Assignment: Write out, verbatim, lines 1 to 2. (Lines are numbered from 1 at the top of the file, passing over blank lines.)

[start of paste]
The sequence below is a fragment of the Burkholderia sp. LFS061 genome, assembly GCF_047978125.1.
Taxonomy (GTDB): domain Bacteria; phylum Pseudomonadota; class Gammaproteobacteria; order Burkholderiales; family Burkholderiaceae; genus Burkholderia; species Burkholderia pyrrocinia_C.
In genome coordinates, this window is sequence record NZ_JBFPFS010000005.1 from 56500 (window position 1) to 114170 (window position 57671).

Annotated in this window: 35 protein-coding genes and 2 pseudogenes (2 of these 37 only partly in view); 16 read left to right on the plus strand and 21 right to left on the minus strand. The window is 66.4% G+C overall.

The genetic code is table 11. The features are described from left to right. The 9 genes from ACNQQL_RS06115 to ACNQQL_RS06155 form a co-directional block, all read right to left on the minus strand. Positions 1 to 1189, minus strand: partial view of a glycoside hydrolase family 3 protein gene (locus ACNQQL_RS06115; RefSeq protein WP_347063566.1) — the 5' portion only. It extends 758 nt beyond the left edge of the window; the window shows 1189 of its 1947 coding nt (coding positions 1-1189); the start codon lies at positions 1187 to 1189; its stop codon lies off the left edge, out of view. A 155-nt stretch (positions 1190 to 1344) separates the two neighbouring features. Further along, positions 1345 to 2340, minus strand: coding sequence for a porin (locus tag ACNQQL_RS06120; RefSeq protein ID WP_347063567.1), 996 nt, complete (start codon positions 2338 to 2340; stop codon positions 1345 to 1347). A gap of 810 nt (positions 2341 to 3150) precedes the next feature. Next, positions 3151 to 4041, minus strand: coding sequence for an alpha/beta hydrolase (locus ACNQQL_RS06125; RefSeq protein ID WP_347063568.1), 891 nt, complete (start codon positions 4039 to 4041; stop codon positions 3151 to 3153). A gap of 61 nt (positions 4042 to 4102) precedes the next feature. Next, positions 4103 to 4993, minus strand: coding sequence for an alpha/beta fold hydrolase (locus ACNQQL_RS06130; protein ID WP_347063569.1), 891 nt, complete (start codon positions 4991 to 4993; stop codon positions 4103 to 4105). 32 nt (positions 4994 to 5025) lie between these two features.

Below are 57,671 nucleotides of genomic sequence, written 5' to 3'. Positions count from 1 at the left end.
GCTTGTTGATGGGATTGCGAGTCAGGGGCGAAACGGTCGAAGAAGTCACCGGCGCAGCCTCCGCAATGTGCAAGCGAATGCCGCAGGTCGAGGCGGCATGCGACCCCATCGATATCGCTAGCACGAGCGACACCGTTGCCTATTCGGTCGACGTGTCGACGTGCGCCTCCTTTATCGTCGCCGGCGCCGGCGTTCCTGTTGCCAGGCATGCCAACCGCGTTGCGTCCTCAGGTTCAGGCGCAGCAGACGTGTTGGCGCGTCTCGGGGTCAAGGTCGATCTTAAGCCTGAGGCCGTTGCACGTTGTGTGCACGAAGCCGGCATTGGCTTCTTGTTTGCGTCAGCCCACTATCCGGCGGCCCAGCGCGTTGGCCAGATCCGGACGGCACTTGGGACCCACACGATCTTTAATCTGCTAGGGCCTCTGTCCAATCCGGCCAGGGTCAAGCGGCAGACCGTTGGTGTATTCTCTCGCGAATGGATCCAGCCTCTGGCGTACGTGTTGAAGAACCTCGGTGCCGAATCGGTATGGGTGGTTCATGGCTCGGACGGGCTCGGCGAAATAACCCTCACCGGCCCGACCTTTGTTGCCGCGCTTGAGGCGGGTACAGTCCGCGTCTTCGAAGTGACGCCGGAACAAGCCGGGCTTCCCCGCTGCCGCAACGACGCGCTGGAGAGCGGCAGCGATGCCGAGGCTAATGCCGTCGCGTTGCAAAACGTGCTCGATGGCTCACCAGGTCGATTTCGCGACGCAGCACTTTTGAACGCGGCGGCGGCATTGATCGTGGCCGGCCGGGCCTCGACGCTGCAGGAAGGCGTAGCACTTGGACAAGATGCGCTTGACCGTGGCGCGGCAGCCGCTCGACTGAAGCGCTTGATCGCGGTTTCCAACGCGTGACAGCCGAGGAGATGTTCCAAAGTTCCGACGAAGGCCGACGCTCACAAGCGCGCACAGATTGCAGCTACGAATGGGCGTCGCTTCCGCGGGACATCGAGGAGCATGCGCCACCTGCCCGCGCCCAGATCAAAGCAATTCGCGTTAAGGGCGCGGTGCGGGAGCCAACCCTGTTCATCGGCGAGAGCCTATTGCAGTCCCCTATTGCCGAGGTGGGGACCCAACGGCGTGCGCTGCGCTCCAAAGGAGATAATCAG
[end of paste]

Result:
The sequence below is a fragment of the Burkholderia sp. LFS061 genome, assembly GCF_047978125.1.
Taxonomy (GTDB): domain Bacteria; phylum Pseudomonadota; class Gammaproteobacteria; order Burkholderiales; family Burkholderiaceae; genus Burkholderia; species Burkholderia pyrrocinia_C.